A new job listing for a Principal Producer at Bungie has revealed an unannounced Destiny project in development. Specifically, the position includes working with other developers on the “roadmap of future Destiny releases.” However, the job description for the “Unannounced Project” has since changed so that there is no mention of Destiny at all.
What these “future Destiny releases” might be
The original job posting, as cataloged by TheGamePost, mentioned that the role of principal producer would include coordinating with the “Goliath Leadership Team” and “foster an understanding of Goliath goals and vision” across teams. The updated listing has altered the wording so that the position will require the producer to work on general “future releases” and has removed Goliath from the full description. It’s unclear if this fix is due to a genuine mistake or if the revelation of this new Destiny project forced the changes, but the targeted edit suggests the latter.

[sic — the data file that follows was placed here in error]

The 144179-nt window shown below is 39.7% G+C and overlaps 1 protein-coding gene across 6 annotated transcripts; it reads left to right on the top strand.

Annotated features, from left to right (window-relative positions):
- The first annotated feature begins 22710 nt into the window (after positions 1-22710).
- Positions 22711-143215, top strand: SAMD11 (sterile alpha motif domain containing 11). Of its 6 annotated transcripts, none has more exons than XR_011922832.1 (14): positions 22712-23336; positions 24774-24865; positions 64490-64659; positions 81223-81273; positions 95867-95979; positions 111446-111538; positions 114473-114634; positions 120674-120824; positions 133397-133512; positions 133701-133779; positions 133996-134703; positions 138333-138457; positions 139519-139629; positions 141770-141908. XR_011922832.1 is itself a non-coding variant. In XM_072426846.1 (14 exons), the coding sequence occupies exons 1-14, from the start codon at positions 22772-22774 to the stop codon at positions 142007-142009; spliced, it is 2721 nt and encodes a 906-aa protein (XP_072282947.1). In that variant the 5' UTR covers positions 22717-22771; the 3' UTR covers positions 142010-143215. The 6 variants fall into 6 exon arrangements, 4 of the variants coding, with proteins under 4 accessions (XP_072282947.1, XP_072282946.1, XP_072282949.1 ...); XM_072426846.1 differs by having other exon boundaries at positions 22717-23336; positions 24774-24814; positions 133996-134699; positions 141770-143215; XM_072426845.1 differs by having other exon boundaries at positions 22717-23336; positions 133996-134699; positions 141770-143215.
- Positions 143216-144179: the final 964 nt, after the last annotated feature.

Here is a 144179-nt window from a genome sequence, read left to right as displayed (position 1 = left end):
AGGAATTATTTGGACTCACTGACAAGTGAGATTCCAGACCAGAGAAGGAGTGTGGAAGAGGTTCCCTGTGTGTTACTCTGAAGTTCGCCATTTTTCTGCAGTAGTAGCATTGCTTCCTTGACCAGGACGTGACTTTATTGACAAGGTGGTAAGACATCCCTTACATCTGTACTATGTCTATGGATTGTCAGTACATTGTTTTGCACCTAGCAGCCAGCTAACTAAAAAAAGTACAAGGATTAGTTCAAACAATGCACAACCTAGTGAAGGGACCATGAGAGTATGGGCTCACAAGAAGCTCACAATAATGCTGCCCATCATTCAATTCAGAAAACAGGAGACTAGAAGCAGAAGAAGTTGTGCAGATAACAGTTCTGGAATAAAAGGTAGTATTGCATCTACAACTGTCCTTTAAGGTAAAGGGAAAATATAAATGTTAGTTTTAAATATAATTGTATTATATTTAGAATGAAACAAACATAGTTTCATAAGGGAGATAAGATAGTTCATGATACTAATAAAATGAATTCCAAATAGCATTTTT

As to what this future Destiny project would be, if it even is called “Goliath,” is unknown. It could be a full-fledged sequel like Destiny 3 or some spinoff of the Destiny universe. That said, we do have some clues as to what the former Halo developer is working on since its acquisition by Sony.
It was clear in Sony’s recent investor relations presentation that the company wanted to leverage Bungie’s expertise as both a live-service developer and publisher. In fact, Sony specifically had one slide labelled “Bungie Synergies” showing that it wanted the developer to build a “SIE live services center of excellence” and bring “live service business operations to platform business.”
In early March, it was revealed through another Bungie job posting that the studio was looking for developers with experience designing multiplayer levels in a PvP game as well as “character-focused third-person action games (platformers, isometric, etc).”
In other news, the June 2022 lineup for the Essential Tier of PlayStation Plus has been confirmed, and Take-Two agrees with Sony that launching AAA games on subscription services isn’t financially viable.